City living isn't for everyone. Though Denver is a hotbed for growth, some people find the accompanying traffic, congestion, noise and fast pace unappealing. Yet, the allure of a major airport, thriving economy and vast array of entertainment options mean that some people would like to enjoy Denver without becoming a resident.
Fortunately, plenty of great cities near Denver abound that combine access to its amenities without the downsides. Listed from closest to farthest, here are some of our favorite non-Denver places to live — all within 30 miles of downtown.
Westminster is an incredibly family-friendly suburb to the northwest of Denver. It's not quite the halfway point between Denver and Boulder, but considering traffic, it can feel like the midpoint. The best of both worlds is at Westminster residents' fingertips.
A 15-minute trip to downtown Denver via the light rail makes this an easy choice for commuters. Plus, there are endless ways to have a good time in the area. Water World, one of the city's best-loved water parks, is nearby for family outings, and so is the Butterfly Pavilion, an invertebrate zoo and conservation institution.
Standley Lake promises a ton of summer fun for paddle boaters, kayakers and canoe fanatics. Plenty of hiking and biking trails are available, and Boulder is just half an hour away for more breathtaking mountain views.
Hanging out in Denver's northwest corner is a historical suburb known as Arvada. Olde Town Arvada has recently turned into a trendy gathering place for people who like to shop and drink local beer.
The local shops and restaurants make this suburb feel less suburban. The Arvada Center for the Arts and Humanities is making a name for itself in the world of Denver-metro theater, and it offers classes, boasts a history museum and has an outdoor amphitheater with space for 1,200 attendees.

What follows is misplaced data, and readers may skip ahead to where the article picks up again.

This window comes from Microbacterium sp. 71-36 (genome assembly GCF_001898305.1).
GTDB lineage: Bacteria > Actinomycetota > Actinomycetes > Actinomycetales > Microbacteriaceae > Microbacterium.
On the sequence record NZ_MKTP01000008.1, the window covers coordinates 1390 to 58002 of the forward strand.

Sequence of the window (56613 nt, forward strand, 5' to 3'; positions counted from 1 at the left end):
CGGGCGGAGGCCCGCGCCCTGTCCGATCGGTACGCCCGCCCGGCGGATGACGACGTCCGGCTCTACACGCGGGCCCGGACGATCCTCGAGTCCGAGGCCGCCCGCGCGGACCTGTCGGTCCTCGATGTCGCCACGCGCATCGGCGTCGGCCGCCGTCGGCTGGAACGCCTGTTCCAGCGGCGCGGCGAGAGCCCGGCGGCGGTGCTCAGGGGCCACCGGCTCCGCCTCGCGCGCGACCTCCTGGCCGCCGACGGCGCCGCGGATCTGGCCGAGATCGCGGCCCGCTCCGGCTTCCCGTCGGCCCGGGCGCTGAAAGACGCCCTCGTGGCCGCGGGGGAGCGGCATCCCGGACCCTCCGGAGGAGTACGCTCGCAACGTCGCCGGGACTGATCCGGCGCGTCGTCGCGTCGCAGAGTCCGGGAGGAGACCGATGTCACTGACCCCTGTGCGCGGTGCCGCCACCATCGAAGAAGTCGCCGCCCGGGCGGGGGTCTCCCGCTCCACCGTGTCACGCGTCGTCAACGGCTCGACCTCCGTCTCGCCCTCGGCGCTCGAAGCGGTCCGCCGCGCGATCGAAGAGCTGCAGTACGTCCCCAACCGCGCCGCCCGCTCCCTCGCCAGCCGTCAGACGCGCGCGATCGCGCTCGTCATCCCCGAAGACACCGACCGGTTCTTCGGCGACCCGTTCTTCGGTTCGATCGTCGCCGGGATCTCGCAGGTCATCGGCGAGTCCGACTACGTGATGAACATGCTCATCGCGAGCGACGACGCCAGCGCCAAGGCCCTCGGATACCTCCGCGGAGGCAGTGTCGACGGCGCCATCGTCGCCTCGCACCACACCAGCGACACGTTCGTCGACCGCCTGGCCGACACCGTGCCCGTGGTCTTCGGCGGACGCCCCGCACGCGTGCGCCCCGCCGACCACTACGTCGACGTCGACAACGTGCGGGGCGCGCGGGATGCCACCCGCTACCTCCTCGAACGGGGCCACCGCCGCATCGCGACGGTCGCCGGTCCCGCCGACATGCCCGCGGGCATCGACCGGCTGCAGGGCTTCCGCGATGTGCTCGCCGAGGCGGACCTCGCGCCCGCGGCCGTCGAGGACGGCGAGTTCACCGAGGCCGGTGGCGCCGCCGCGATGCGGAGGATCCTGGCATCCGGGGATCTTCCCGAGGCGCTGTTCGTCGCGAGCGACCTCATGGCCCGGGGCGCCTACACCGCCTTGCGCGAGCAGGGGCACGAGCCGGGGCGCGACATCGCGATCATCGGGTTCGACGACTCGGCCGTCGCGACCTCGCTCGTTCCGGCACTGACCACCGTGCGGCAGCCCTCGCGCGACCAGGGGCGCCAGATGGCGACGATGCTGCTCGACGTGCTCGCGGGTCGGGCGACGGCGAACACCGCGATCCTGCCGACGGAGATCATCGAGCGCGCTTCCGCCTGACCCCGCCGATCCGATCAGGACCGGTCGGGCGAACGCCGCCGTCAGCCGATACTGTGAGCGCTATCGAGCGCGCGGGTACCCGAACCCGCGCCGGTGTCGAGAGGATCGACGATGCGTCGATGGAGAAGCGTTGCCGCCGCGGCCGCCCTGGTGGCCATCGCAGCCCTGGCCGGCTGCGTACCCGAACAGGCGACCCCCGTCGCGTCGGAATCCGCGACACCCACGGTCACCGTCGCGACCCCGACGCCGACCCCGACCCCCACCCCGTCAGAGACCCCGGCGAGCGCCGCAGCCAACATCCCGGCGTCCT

Arvada is an excellent place to live if you'll be commuting downtown. You can hop on the light rail from Olde Town and be there in 20 minutes.
One of the most populous places in Colorado, Aurora is also a sprawling community. Due to its size, the neighborhoods vary widely, but they have one thing in common: reasonable prices.
Living in Aurora provides easy access to the city. Many neighborhoods in Aurora offer a quick commute to Denver via the light rail.
Plus, the Aurora Reservoir and Cherry Creek State Park are nearby, which provide limitless fun for boaters, scuba enthusiasts and people who like to fish or paddleboard.
Tree-lined streets and pristine parks are the marks of this upscale suburb located south of Denver. The commute times here are low, and the incomes are high. That's because Greenwood Village encompasses the Denver Tech Center, a booming economic center that is a magnet for young professionals, families, older couples and entrepreneurs alike.
Greenwood Village is pricey, but many people consider it worth the cost because of the convenience.
The living is good in Greenwood Village, a place where the schools are competitive, the neighborhoods are quiet and the lawns are neatly manicured. While it lacks nightlife, the city is just a quick trip away from Denver via the light rail for those who want to paint the town.
Centennial is a suburb just south of Denver that runs east to west. Plenty of golf courses, hiking and biking trails and family fun pavilions are available here. Water parks, indoor ski areas and open-air shopping areas are easy to find.
Centennial is home to great schools, more space and a slower pace compared with Denver.
Centennial offers affordability and a commute that's not too bad whether you plan to work in the Denver Tech Center or downtown Denver. Plus, this suburb has its own airport, a handy amenity for frequent flyers.
Young families and professionals alike will enjoy the modernity and friendly feel.